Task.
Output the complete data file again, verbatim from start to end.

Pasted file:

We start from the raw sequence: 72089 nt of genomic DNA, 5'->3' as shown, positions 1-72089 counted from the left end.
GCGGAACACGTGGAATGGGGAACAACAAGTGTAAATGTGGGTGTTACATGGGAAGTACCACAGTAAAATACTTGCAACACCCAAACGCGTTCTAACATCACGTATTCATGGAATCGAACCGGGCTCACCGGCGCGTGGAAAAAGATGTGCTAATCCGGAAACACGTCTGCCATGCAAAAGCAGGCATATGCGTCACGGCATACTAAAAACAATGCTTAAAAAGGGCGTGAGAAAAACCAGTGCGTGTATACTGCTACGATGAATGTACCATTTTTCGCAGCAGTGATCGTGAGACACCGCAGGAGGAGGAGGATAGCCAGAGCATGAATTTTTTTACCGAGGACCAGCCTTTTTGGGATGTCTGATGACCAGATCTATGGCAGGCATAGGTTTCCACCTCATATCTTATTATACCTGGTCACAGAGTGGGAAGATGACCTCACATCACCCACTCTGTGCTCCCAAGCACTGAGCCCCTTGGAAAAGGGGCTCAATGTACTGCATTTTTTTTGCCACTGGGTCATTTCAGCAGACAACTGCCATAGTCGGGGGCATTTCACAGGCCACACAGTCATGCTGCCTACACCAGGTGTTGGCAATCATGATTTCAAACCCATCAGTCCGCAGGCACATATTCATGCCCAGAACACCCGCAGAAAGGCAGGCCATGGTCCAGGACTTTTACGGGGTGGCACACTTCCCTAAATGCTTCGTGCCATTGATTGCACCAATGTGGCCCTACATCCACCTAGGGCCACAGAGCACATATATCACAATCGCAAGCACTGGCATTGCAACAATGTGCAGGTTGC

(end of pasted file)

We start from the raw sequence: 72089 nt of genomic DNA, 5'->3' as shown, positions 1-72089 counted from the left end.
GCGGAACACGTGGAATGGGGAACAACAAGTGTAAATGTGGGTGTTACATGGGAAGTACCACAGTAAAATACTTGCAACACCCAAACGCGTTCTAACATCACGTATTCATGGAATCGAACCGGGCTCACCGGCGCGTGGAAAAAGATGTGCTAATCCGGAAACACGTCTGCCATGCAAAAGCAGGCATATGCGTCACGGCATACTAAAAACAATGCTTAAAAAGGGCGTGAGAAAAACCAGTGCGTGTATACTGCTACGATGAATGTACCATTTTTCGCAGCAGTGATCGTGAGACACCGCAGGAGGAGGAGGATAGCCAGAGCATGAATTTTTTTACCGAGGACCAGCCTTTTTGGGATGTCTGATGACCAGATCTATGGCAGGCATAGGTTTCCACCTCATATCTTATTATACCTGGTCACAGAGTGGGAAGATGACCTCACATCACCCACTCTGTGCTCCCAAGCACTGAGCCCCTTGGAAAAGGGGCTCAATGTACTGCATTTTTTTTGCCACTGGGTCATTTCAGCAGACAACTGCCATAGTCGGGGGCATTTCACAGGCCACACAGTCATGCTGCCTACACCAGGTGTTGGCAATCATGATTTCAAACCCATCAGTCCGCAGGCACATATTCATGCCCAGAACACCCGCAGAAAGGCAGGCCATGGTCCAGGACTTTTACGGGGTGGCACACTTCCCTAAATGCTTCGTGCCATTGATTGCACCAATGTGGCCCTACATCCACCTAGGGCCACAGAGCACATATATCACAATCGCAAGCACTGGCATTGCAACAATGTGCAGGTTGC